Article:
Resilience. A quality that is pushed throughout medical school and for good reason.
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A bit about me now
I am a few months into my second year now and I physically roll my eyes every time I see a seminar titled ‘Learning resilience’ or something along a similar track. Now this is not reflective of my attitude towards this trait – being able to deal with setbacks is vital in this career – but these qualities can’t be taught in a classroom. Nonetheless, resilience will often come up on your journey when applying to medical school.
Someone once described me as ‘hard as nails‘ and I took this as a compliment; although I didn’t think it really described me. My mum had always described me as overemotional, and as a child, I would get very indignant over something that I thought was unfair; teachers told me I needed to grow a thicker skin. I mulled over this description of me a little longer – perhaps I had changed more than I had realised in the last five years.
Thinking back over the past 5 years
I thought back through all the obstacles I had dealt with over the past few years. Witnessing and dealing with my mum’s battle with alcoholism; deteriorating health and dependence on pills. Then being removed from her care, moving country and schools in the middle of my exam years.
I thought I wasn’t going to finish school with GCSEs, let alone get to do an actual degree. Then, there were the mental health issues that came along with going through all of that. When I first brought up these stories with my friends it yielded raised eyebrows and looks of horror. They told me that my teenage years were far from healthy or typical.
I thought back through the obstacles I have faced over the last few years. My mum had a heavy dependency on alcohol, and my parent’s divorce spurred her to go to rehab. This led to a brief period of sobriety, where she decided to go on a soul-seeking journey across Europe, taking her thirteen-year-old daughter (me!) with her.
When she relapsed she fell hard. I was left to pick up the pieces on my own with very little support from anyone. When I talk about the things I was exposed to, that were my normal, my peers were horrified.
I was fifteen when I was removed from her care and moved back to the UK in the middle of my GCSE years. My world crumbled around me – I had lost my mum, my friends, and my school.
Everything I owned was packed into a single suitcase. I had to give up volunteering at my local stables which had been my lifeline throughout my difficulties. Part of me just wanted to give up; why should I even try at school?
School back in the UK
I was already on the backfoot having missed half of the curriculum and it took everything I had in me to actually try. I stayed in the school library until the caretaker kicked me out every evening, teaching myself from borrowed textbooks, pleading with teachers to mark extra practice essays that I had done off my own back. This is what gave me the work ethic that has enabled me to do medicine.
The mental toll all of this had taken finally caught up with me when I started my A levels. My grades suffered and I was constantly at the point of breaking.
My brother caught me in the middle of one of my breakdowns. He proceeded to then drag me along to the GP to get help. This resulted in a referral to local adolescent mental health services.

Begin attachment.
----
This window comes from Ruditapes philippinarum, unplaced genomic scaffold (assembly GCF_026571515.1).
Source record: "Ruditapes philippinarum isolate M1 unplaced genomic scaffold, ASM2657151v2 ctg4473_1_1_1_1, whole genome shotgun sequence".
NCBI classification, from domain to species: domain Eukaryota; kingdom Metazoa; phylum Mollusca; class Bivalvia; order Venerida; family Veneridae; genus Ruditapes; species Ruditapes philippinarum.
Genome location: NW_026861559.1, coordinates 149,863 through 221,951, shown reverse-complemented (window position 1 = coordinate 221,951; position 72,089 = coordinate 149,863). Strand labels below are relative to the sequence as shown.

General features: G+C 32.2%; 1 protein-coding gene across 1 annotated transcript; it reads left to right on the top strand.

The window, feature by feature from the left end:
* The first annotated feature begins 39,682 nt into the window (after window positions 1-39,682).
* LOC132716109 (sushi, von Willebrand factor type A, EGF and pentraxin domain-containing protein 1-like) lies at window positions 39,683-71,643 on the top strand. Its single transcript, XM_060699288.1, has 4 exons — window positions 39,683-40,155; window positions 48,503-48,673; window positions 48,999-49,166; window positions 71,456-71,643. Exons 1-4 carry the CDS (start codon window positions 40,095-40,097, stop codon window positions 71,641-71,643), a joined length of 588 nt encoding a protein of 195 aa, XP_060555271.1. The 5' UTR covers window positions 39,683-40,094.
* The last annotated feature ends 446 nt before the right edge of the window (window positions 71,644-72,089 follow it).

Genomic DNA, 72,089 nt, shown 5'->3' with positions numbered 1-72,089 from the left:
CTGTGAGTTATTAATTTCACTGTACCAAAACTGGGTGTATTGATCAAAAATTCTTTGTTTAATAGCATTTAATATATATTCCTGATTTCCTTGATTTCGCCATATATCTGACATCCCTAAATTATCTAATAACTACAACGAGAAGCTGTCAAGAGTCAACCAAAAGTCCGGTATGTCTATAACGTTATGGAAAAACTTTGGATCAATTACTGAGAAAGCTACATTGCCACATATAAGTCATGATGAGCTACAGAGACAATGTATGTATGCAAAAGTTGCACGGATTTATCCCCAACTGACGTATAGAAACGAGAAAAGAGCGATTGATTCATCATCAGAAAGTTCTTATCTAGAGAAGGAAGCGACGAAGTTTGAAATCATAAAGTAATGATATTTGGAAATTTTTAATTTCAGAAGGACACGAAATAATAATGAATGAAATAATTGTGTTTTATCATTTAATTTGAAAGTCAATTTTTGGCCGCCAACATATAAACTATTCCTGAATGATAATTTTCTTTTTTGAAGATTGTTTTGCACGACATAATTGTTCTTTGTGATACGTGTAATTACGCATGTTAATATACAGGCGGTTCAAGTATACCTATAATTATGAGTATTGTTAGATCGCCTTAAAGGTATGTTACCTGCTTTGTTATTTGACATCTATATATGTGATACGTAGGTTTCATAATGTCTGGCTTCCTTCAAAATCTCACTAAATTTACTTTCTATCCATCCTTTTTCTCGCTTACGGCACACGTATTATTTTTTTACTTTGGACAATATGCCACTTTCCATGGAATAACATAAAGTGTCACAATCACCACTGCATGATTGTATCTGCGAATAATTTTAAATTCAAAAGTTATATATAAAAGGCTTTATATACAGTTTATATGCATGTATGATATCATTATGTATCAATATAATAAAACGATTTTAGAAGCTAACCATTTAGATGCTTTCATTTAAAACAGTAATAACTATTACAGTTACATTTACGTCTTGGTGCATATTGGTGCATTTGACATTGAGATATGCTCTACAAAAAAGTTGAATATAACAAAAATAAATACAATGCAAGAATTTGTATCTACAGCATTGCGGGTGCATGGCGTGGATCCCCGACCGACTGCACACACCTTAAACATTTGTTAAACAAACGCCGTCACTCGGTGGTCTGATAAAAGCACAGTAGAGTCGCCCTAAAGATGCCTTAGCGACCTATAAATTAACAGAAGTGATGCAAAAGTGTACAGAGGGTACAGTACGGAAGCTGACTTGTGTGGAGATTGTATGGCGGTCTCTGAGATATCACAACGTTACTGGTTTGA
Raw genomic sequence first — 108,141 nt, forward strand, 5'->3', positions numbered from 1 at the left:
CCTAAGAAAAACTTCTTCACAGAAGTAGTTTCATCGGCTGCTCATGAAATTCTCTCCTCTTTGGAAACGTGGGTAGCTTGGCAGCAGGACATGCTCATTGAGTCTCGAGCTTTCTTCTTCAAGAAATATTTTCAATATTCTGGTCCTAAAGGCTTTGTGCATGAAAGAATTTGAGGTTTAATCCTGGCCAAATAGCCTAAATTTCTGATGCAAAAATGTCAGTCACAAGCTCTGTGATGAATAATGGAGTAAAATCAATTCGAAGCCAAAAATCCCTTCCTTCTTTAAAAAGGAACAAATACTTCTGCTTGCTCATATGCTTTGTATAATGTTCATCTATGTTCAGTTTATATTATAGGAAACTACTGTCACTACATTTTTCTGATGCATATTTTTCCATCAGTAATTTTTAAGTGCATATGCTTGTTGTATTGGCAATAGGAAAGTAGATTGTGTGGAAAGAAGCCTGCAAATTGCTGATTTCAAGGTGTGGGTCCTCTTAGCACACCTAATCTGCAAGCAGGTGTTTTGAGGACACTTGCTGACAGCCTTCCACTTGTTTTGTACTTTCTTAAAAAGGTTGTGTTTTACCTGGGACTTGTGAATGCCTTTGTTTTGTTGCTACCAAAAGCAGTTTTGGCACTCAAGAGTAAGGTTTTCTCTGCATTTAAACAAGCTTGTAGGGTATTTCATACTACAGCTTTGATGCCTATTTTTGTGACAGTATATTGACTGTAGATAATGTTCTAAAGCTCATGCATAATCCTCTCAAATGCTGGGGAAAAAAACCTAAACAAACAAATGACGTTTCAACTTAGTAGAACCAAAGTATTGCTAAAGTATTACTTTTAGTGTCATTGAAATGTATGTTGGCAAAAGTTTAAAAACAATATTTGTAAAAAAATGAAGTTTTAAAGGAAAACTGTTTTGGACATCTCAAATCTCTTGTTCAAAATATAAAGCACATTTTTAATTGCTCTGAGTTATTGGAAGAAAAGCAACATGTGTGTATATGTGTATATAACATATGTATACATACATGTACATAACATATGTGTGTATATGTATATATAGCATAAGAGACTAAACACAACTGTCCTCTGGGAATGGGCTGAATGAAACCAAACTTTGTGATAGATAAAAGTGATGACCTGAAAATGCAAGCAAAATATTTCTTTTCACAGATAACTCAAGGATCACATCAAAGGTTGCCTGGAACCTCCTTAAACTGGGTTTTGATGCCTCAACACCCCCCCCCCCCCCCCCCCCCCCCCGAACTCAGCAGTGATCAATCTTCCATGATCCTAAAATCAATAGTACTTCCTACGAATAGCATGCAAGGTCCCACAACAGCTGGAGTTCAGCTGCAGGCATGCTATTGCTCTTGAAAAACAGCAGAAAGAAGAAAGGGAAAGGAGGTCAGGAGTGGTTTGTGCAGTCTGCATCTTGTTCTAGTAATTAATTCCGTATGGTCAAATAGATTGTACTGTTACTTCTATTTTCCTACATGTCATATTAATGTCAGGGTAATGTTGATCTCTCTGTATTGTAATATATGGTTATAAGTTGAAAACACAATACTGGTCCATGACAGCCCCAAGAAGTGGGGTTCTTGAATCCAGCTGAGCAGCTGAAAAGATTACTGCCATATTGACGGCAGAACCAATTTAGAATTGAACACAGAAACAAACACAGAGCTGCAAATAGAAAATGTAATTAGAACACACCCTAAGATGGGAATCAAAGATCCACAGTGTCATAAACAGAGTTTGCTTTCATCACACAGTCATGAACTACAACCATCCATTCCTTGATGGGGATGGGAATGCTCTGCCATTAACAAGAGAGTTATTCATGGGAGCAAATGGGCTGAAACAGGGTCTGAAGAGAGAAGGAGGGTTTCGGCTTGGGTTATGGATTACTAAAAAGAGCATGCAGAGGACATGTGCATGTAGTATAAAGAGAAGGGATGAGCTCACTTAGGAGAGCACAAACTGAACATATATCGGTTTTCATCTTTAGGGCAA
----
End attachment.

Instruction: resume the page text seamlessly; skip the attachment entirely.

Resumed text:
Reflecting back on my experiences
It was a long journey to deal with the trauma I had faced – but I did get to the other side. That being said, I don’t resent the experience I had growing up.
The choices that were made by the people around me yielded such an unstable life. However, the experiences they gave me are the reason I am here today. This forced me to adapt to change and make me take on more responsibility than most at my age. My life has given me something that no amount of private tuition or nepotism could. Experiences that have set me up to deal with setbacks. It taught me resilience. I am in medicine because of the adversity I have faced, not in spite of it!
How this can help you?
For anyone else wanting to apply for medicine but think you don’t have the option because you didn’t go to private school, you aren’t the captain of the rugby team and your parents aren’t doctors (the stereotypical ‘gold standard’ for medicine applicants)– you absolutely can!
Utilise your lived experiences, and the skills you have learned from it.
Resilience when applying to medical school
Medical schools are looking for you to demonstrate a time when you were resilient. Linking this with your own past shows you can utilise (or reflect on) your past experiences and grow from them. This is something you should focus on when writing your personal statement and at the interview.
Some examples may include:
- Did living in a low-income household mean you had to take on more roles in the family and grow up quicker than others?
- Did you care for siblings or elderly relatives?
- How did this teach you empathy?
- Did you attend an underperforming school? Did this force you to be self-motivated to succeed?
Demonstrate how you have learned skills far beyond anything you could have been taught in school.
What setbacks have you faced in life, and how did you go beyond that to get to where you are now? You already have all the skills you need in your arsenal; you just need to demonstrate that to your interviewer!
- Learning from the challenges you face is extremely important. They are what build you as a person and as a doctor.
- Resilience is an extremely important skill in medicine and it is worth reflecting on how you have built yours when applying.
- The interview and personal statement is the place for you to show off the skills you have developed. Medical Schools want to see them!
- When applying to medical school, resilience is one of many skills assessed in the interview